Take the 2-minute tour ×
Database Administrators Stack Exchange is a question and answer site for database professionals who wish to improve their database skills and learn from others in the community. It's 100% free, no registration required.

I am currently working on a project for a client, they have asked me to change the database from Oracle to SQL Server. So we migrated the database across to SQL Server 2008, when this was migrated (Using SSMA SQL Server Migration Assistant) it added a schema name onto the start of all of the table and procedures. Since then we have made lots of changes to some of the procedures within the database.

My problem now is that the application (.NET web app) is calling the procedures without the schema name prefixed. So when it calls the database it cannot find the procedure as it does not have the schema name at the start.

My client has made it clear that the only authentication that they want to use is Windows authentication. From what research I have done I can see that it is not possible to set a default schema for a domain group of users. and it would not be possible for us to add a user in the database for every user that will use the system from that domain group.

Does anyone have any advice on what I could do or a workaround for the default schema issue for domain users.

Thanks

share|improve this question
1  
Sorry to be harsh, but either fix the app, or stop using domain groups. –  Aaron Bertrand Sep 6 '12 at 14:58
    
I wish I could. I didnt create the app and if i had to go through all of the procedure calls it would take weeks/months there are thousands. Also the client wants domain groups. There must be another way? –  Glen Robson Sep 6 '12 at 14:59
    
The answer by Raul Garcia might be helpful, not sure: social.msdn.microsoft.com/forums/en-US/sqlsecurity/thread/… –  Aaron Bertrand Sep 6 '12 at 15:01
2  
Why can't you script out the procs and change the schema in the create statement via a find and replace? This would take minutes not months... –  Mr.Brownstone Sep 6 '12 at 16:50
1  
@AaronBertrand I wanted to know if it was possible to move the procs to dbo as the app assumes the procs are there. –  Mr.Brownstone Sep 6 '12 at 17:25

3 Answers 3

up vote 3 down vote accepted

Taking @Mr.Brownstone's idea, you could definitely try this:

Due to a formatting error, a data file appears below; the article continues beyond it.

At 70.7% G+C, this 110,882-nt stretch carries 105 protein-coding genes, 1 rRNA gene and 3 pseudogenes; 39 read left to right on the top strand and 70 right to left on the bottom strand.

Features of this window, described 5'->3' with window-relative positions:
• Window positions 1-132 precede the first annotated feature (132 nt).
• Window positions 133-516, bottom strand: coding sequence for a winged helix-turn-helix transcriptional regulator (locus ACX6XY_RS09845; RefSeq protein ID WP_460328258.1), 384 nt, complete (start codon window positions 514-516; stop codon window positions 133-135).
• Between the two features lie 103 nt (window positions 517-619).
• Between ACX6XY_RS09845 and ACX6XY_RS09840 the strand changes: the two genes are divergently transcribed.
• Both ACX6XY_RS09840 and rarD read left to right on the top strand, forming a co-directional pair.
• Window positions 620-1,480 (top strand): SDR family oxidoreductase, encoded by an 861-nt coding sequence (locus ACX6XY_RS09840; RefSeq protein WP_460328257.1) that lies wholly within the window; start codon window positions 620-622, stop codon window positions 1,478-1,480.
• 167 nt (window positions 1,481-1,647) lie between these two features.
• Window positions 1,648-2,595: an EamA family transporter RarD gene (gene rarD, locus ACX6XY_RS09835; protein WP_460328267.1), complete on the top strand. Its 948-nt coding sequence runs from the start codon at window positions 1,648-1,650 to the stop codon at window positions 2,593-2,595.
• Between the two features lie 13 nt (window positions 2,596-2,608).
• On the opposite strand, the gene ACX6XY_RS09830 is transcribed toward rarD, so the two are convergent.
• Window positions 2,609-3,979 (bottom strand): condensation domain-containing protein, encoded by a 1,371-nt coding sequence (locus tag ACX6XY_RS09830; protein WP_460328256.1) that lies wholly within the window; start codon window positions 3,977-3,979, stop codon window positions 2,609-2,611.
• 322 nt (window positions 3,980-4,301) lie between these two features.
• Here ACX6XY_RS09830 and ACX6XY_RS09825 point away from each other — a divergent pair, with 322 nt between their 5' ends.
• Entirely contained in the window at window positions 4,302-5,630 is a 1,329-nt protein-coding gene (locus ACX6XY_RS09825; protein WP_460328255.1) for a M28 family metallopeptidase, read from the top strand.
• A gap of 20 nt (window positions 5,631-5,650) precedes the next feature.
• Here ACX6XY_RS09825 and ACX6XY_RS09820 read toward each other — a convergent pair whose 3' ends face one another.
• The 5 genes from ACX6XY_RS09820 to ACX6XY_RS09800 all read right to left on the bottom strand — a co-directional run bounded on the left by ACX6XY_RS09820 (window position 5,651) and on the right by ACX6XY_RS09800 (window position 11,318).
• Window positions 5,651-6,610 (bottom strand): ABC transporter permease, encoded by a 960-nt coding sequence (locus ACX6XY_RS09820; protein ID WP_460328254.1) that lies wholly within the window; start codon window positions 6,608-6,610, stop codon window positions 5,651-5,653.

DECLARE @sql NVARCHAR(MAX) = N'';

SELECT @sql += N'
  ALTER SCHEMA dbo TRANSFER custom_schema.' + QUOTENAME(name) + ';'
  FROM sys.objects
  WHERE SCHEMA_NAME([schema_id]) = N'custom_schema';

EXEC sp_executesql @sql;

Now, it may be the case that you have foreign keys etc. that will need to be dropped and re-created (and I've shown how to automate that too), or as I mentioned in a comment, you may have explicit references to custom_schema in your existing objects. You may also have duplicate objects (say, dbo.Customers and custom_schema.Customers) that you'll need to handle. But the general idea should be sound.

Another workaround would be to upgrade to SQL Server 2012, where you can set a DEFAULT_SCHEMA for a domain group. I haven't tested this, but this Connect item says it has been made so.

In either case, I still think the app should be fixed eventually. As I've mentioned many times before, you should ALWAYS use an explicit schema prefix when creating or referencing objects.

share|improve this answer
    
Yes it is looking like your first idea (@Mr.Brownstone's idea) is the one I am going to have to use. I agree that the app should be fixed. The reason it is this way is because previously it was for an oracle database and therefore did not have any schema names. We also do not have the funding from the client to change the application. –  Glen Robson Sep 7 '12 at 8:21

If a schema is not specified, dbo is where sql server will look for the object. Are the procedure names unique across the schemas? If so, you could create a synonym for each one in the dbo schema.

Check out the documentation on synonym creation here: http://msdn.microsoft.com/en-us/library/ms177544.aspx

share|improve this answer

old post, nevertheless I would like to point out an MS article on multi-tenancy where MS itself states not to prefix http://msdn.microsoft.com/en-us/library/aa479086.aspx#mlttntda_topic2

share|improve this answer
    
Please add the main points (or an excerpt) from that article - in it's current form your answer is a link-only one which people here tend to not like very much... –  dezso Jun 17 '13 at 12:49

Your Answer

 
discard

By posting your answer, you agree to the privacy policy and terms of service.

Not the answer you're looking for? Browse other questions tagged or ask your own question.